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Hand-holding and experience telling please!

(10 Posts)
wokeupwithasmile Thu 16-Oct-14 22:35:40

My 14-year-old overweight cat moved in with us 4 years ago. Since then, apart from once, she has never, ever had a drop of water from the water bowl. She is also an indoor cat, so no water from other sources. I fed her wet food, and was always mixing water with it, so that she would get water anyway, and she was happy with that. Because of the above, the water bowl was often empty or with old water in.
I left for three weeks, two of which she was cared for by my husband, and when I came back I had a feeling that she might want water so I filled the bowl. This was 4 days ago. Since then she has been drinking at least two times a day. Not massive amounts - most of it is on the floor around the bowl, but still more compared to the usual 0. I filled the bowl up today, it can contain 300 ml, so I suppose in a day she might actually drink 100ml.
The vet took a blood sample today and tomorrow I am going to bring the urine I collected, but I am really worried about this sudden change (and sick to my stomach thinking that she might have wanted water sooner and could not get it).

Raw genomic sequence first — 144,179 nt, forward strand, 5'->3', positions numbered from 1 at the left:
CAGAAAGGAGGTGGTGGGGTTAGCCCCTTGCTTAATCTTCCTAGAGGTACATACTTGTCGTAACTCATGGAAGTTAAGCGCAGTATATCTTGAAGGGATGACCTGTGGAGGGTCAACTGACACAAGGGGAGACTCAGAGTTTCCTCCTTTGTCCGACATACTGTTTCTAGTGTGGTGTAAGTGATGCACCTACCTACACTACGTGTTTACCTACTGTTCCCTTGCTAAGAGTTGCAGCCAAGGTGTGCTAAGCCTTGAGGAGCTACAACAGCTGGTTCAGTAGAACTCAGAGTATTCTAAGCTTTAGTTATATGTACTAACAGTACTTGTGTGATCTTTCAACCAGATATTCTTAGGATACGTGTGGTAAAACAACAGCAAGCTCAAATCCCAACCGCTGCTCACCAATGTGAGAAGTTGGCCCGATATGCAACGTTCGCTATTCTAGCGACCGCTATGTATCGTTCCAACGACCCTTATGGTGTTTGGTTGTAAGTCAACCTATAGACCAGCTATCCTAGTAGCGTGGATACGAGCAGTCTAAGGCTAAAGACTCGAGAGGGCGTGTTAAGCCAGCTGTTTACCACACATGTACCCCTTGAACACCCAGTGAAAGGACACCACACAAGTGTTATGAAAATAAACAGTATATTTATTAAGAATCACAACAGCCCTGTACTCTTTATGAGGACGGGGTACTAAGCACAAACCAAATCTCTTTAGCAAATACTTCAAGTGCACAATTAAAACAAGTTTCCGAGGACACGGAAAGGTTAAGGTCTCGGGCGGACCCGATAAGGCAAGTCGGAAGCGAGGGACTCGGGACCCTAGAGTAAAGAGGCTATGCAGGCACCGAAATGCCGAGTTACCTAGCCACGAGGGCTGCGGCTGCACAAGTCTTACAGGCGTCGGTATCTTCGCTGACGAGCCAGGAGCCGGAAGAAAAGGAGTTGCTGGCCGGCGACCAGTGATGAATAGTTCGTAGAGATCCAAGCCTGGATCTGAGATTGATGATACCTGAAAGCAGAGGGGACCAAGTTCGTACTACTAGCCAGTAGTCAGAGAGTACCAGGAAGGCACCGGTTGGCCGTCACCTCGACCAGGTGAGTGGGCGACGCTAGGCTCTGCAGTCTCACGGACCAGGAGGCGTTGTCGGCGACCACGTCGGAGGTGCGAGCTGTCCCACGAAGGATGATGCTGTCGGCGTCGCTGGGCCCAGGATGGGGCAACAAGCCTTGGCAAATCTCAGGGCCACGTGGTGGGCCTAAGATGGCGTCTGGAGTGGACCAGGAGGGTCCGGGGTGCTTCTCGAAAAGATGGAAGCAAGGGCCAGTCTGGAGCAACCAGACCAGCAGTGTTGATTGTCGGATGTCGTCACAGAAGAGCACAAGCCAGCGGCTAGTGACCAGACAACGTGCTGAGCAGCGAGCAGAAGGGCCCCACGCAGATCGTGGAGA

I know that thirst often mean diabetes, kidney failure, cancer. I do not think she has a urinary infection.
Is anyone here able to tell me that there might be other, less-tragic, reasons for her change in behaviour?

Thanks.

wokeupwithasmile Thu 16-Oct-14 22:37:36

And I do not see any other sign of her being sick. She eats well and she seems her usual self.

RubbishMantra Sat 18-Oct-14 14:37:59

If she's overweight, it could be diabetes? A friend of mine had a cat with diabetes, and he lived a normal life until old age got him. She had to give him insulin injections and be quite strict with his food intake.

Lonecatwithkitten Sat 18-Oct-14 17:42:12

Cancer very rarely presents as drinking too much.
In an overweight cat Diabetes would be my number one concern.
Hyperthyroidism and chronic renal failure are normally thin cats drinking a lot, though some cats don't read the books.
It is possible to control Diabetes very well in cats. In my clinic my clients use the Vetpen to inject their cats so no drawing up from vials you just dial up the dose pop in the needle and press the button. Needles are very small and cats rarely feel them.

wokeupwithasmile Sat 18-Oct-14 20:58:29

Thank you both.
Unfortunately the diagnosis is diabetes. I need to bring her to the vet on Monday for more tests, and hopefully we will get started on the day with the insulin.

Lonecatwithkitten may I ask you two questions?